Anne Cubbage was a young school teacher dedicated to shaping young minds when she heard God calling her to service. Almost overnight, her life changed from teaching students to wanting to preach to parishioners seeking a relationship with God.

Now, as lead pastor for Broadmoor Community Church, the Cheyenne Mountain resident continues to provide a spiritual compass for community seeking that relationship and invites everyone to join her in her quest.

Next month,Cubbage begins her third year as the first woman preacher in the BCC’s 60-year history. It is a responsibility Cubbage takes seriously — and seriously enjoys.

“It’s a joy to be here,” she said. “This congregation loves each other, gets involved with community and wants to be in relationship with God.”

Cubbage possesses many of the traits people seek in a spiritual leader. She is tall, poised and articulate, and projects a self-effacing nature many find refreshing. Even her office — void of the trappings associated with someone of position — speaks that trait, her surroundings as simple as the message she preaches: Jesus saves.

A round, wooden table reminds visitors that Jesus worked with and died on wood, and that his love, like the table’s rounded top, has no end. Lowering herself into a chair, Cubbage talked about that love and how BCC has grown in its service to the community.

“I am happy to be a part of BCC as it expands its understanding of God’s grace while sharing the good news of His unconditional love with the community,” Cubbage said.

Wanting to serve God wasn’t even on Cubbage’s radar when the Arizona native embarked on a teaching career. After earning a bachelor’s degree in secondary education from the University of Arizona and a master’s degree in sports health from Texas Tech University, Cubbage took a teaching job in Dallas.

After 17 years of teaching, Cubbage answered the divine call to provide a spiritual signpost to those seeking a relationship with God, she said. She earned a master’s degree in Divinity at Perkins School of Theology at Southern Methodist University in Dallas, and went on to preach in Elkhart, Ind., and Cape Cod, Mass.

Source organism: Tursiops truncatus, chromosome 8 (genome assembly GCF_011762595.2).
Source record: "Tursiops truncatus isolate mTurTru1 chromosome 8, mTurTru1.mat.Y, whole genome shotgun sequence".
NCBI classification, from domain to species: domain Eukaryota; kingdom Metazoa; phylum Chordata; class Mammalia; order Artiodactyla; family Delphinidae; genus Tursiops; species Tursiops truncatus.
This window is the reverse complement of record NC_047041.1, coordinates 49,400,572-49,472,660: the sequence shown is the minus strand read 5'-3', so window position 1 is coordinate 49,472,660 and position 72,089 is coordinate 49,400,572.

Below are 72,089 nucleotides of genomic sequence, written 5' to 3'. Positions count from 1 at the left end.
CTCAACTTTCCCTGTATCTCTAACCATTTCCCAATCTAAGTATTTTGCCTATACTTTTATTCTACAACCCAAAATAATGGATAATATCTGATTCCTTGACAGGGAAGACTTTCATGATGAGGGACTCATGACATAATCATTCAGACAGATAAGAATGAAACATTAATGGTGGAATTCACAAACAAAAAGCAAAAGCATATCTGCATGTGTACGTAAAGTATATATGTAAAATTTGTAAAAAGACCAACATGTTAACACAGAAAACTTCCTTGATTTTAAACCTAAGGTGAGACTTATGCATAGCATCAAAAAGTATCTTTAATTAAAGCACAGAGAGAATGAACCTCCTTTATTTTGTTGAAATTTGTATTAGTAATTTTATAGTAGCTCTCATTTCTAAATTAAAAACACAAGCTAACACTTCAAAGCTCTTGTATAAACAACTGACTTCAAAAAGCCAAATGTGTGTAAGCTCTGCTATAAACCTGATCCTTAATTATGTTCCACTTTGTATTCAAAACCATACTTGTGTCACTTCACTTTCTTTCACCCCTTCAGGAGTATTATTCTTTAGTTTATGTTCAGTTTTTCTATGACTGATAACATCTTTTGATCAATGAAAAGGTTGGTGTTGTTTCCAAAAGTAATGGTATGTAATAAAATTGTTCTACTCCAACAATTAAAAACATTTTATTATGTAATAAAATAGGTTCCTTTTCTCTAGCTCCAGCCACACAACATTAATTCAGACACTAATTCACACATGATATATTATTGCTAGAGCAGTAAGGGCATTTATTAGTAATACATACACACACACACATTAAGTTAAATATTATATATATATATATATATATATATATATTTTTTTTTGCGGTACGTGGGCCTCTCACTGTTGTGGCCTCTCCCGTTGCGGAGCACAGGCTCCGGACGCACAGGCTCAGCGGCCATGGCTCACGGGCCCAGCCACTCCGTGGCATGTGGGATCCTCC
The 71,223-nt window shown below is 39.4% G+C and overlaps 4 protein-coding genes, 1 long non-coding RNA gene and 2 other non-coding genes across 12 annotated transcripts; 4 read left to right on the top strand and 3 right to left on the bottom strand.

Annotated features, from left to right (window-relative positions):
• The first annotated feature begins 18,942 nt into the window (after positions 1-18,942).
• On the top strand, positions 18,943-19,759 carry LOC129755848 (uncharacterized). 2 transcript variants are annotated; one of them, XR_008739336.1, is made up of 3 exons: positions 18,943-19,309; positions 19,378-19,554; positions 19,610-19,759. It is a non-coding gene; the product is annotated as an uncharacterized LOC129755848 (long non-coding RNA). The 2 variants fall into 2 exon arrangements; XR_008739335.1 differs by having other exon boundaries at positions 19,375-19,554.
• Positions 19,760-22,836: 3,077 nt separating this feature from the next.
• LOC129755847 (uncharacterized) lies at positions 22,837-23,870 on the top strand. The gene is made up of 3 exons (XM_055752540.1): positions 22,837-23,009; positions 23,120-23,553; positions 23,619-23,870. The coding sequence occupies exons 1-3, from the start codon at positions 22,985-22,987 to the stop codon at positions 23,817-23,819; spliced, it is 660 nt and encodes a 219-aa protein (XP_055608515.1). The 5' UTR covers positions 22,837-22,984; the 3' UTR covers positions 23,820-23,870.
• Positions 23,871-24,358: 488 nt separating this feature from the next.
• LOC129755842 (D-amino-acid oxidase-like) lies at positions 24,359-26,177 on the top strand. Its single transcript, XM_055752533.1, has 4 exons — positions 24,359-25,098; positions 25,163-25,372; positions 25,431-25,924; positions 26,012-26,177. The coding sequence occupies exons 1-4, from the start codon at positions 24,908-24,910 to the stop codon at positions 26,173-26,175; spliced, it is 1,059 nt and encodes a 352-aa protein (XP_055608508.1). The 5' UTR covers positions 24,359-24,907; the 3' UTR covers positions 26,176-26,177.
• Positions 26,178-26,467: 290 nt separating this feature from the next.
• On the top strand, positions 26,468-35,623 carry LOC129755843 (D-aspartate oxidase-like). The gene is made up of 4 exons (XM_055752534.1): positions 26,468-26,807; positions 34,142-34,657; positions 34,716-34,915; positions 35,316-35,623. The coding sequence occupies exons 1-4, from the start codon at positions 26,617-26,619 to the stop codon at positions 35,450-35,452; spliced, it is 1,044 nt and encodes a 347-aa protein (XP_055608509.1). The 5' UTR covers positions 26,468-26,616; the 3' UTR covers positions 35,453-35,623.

Cubbage arrived at BCC in January 2017. Parishioners welcomed the reverend and her ministry. Because of her gender, Cubbage, on occasion, felt she might have been held to a higher standard than her male predecessors. However, those feelings didn’t last long, she said.

“I felt that way to some extent probably because I experienced it often at my last church,” Cubbage said. “However, people don’t make a conscious effort to make me feel that way. Folks have accepted me and I feel at home here.”

BCC has journeyed far during her tenure, Cubbage said. She is proud of her congregation which, despite political differences, work together, she said. She is pleased with the Outreach programs being offered of Music Minister Lynn Hurst for incorporating bell choirs and summer concerts into BCC’s services.

The Dec. 19 Blue Christmas service, a non-traditional holiday service designed for people experiencing loneliness during the holiday season, also offers fellowship. Because of these and other programs and services, people are discovering and learning about God’s word, she said. “We’re becoming known as a church that gets engaged with the community,” Cubbage said.

Cubbage also praised the Broadmoor neighborhood’s fellowship efforts. She described the Broadmoor neighborhood as having an open heart and philanthropic involvement that works for the good of the community. “They want to be faith partners and empower people to walk in the journey of sharing God’s love with the world,” Cubbage said of the neighborhood surrounding the church she stewards.

Because BCC is smaller than her previous church, Cubbage finds herself in a more hands-on role instead of attending various board meetings that once comprised much of her ministry. “I am less connected to those groups here probably because BCC is a smaller church serving a much larger city, and I like it,” Cubbage said.

Looking to 2019, Cubbage hopes the Broadmoor Community Church will continue reaching out to the community; in particular, families relocating to the area. “We are trying to grow our youth ministry and hope these folks find community here,” Cubbage said.

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